by Rabbi Aaron Meyer
So named for the little bit of coffee added to a greater quantity of milk, turning the norm on its head, or perhaps for the order in which the ingredients are combined, Cafe Hafuch, upside-down coffee, is the Israeli answer to cappuccino. Though pleasant tasting and popular, these hollow calories are often the first to go when a diet is in order. Birthright Israel is increasingly showing signs of becoming the upside-down answer to promoting Jewish life and a much-needed paradigm shift cannot come soon enough.
Take young Jews, 18-26, on a free trip to Israel and they will return rededicated to Jewish life, says the conventional wisdom. They will develop a connection to Israel. As funder Sheldon Adelson expressed to an auditorium full of Birthright participants in 2012, they will engage in some “hanky-panky”. They will overcome the forces of assimilation and affiliate with the established Jewish community.
This wisdom, promoted by a philanthropic, well-intention, and above-all-else different generation, has proven itself outdated. It isn’t working. A 2009 study by the Brandeis University Cohen Center for Modern Jewish Studies, the first to comprehensively look at participant engagement five years following their trip, reported that “Participants … were not more likely to report feeling connected to Jewish customs and traditions or their local Jewish community” and that any increase in involvement was “only marginally statistically significant.” A 2012 update revealed that “Taglit [Birthright] participants and nonparticipants who are intermarried are equally likely to be raising their oldest children Jewish” and that while Birthright participants are more likely to belong to a Jewish congregation, to have a special meal on Shabbat, or to celebrate Jewish holidays, “the effects were small.”
This is not to take away from the “life-changing” experience that some Birthright participants have had, and indeed there are other ways to measure the success of these trips. Positive, statistically-significant findings can be found in the same study. Many participants report significantly elevated feelings toward Israel and the Jewish community upon their return, and many say they feel positive about being Jewish. The study also reports a significant increase in in-marriage among trip participants, though it cannot control for the bias of predisposition: namely how much more likely are those willing to participate in a long-term Israel program to in-marry generally. All of this is true, yet … with more than 330,000 young adults having participated in this trip at a cost of $3,000 per participant, the time to ask the now $1,000,000,000 question has come: Is feeling positive about being Jewish – without translating those feelings into action – worth a billion dollar expenditure of Jewish communal resources?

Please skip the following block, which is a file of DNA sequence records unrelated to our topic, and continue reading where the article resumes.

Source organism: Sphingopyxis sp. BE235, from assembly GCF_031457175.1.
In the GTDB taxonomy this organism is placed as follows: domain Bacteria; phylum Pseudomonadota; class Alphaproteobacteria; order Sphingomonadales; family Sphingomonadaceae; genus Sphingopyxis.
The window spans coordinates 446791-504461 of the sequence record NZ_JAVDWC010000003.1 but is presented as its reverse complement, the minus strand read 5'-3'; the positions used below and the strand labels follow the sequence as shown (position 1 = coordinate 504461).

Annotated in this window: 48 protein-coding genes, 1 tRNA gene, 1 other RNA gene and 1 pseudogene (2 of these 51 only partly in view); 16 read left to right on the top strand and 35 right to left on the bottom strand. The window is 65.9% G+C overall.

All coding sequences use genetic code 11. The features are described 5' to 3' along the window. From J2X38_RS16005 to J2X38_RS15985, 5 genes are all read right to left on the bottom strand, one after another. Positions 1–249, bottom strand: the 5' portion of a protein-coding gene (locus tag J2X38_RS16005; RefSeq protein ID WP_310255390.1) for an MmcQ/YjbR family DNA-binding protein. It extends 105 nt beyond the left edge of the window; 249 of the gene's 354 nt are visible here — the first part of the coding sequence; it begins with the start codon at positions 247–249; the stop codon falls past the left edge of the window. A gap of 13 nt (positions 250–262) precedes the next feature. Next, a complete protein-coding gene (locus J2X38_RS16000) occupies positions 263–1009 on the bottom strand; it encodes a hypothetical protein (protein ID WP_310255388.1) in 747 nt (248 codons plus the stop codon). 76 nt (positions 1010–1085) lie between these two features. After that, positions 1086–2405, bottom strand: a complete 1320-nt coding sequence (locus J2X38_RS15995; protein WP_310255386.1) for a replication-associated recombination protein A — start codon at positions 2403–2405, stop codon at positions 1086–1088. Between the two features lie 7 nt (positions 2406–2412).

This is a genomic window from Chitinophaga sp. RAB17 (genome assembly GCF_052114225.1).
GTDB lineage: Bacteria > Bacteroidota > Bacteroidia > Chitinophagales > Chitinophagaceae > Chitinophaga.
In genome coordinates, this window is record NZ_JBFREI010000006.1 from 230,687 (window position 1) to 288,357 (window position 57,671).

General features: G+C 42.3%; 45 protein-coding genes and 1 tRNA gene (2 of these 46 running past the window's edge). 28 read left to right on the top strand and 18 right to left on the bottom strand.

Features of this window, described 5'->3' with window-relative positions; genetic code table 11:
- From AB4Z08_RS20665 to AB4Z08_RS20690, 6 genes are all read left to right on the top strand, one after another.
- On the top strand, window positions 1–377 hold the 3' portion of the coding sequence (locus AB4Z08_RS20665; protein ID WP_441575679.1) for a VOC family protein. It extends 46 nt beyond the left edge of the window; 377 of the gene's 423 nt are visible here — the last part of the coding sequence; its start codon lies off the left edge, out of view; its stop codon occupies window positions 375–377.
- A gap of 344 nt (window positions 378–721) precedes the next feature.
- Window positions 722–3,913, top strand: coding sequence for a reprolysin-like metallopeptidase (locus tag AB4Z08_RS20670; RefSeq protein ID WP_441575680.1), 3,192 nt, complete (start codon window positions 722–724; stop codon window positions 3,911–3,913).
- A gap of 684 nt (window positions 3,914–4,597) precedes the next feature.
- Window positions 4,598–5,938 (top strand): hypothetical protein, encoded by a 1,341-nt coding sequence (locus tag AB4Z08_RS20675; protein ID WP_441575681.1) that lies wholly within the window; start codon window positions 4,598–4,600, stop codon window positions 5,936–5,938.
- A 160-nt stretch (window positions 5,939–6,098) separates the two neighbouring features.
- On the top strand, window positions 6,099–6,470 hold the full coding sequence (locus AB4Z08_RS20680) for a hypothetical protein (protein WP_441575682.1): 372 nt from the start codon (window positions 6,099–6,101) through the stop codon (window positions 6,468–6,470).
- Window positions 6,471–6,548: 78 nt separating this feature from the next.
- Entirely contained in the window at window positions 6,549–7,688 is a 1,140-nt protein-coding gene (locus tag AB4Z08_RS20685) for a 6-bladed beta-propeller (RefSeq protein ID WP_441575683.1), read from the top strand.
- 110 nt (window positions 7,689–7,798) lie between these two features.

Take young Jews, 18-26, on a free trip to Israel and they will return rededicated to Jewish life, says the conventional wisdom. This model would have worked a generation ago. Jewish identity for the baby boomers – those funding Birthright – was built around memories of the Holocaust and a visceral defense of the State of Israel against the enemies seeking its destruction. Supporting Israel was a way to show, and in fact to be, Jewish. For too many millennials, though, and particularly those on the margins of Jewish life, the Holocaust is ancient history and Israel is seen as the aggressor rather than the underdog. These core elements, which once drove Jews toward Jewish life, are no longer the predominate reasons to be Jewish. Motivations are fundamentally different than they were just one generation ago, and our models of engagement need to change accordingly.
If we want to ensure vibrant Jewish life, and with it strong American Jewish support for Israel, from among my generation, we need to invest more philanthropic dollars domestically in programs that reach the hearts of our 20-somethings. Social justice. Meaningful relationships taken offline. A moral existence beyond concern for the self. Judaism that can experienced and lived in the here and now rather than while on vacation, confined within the borders of the State of Israel.
This winter, the Jewish community in North American, Israel, and around the world will reach the billion dollar mark in our support of Birthright Israel. Are the positive feelings that have been generated about being Jewish – without translating those feelings into action – worth such a significant expenditure of resources? Let’s try spending the same money domestically and see what happens. What won’t happen is an erosion of support for Israel. Al ha’hefech – to the contrary: support for the Jewish State in my generation comes more often from a strong Jewish identity than Jewish identity comes from supporting the State of Israel. When young Jews are engaged Jewishly, they will pay us to visit the Jewish homeland, and the dynamic will again be right-side up.
Rabbi Aaron Meyer is the Assistant Rabbi at Temple De Hirsch Sinai in Seattle, WA.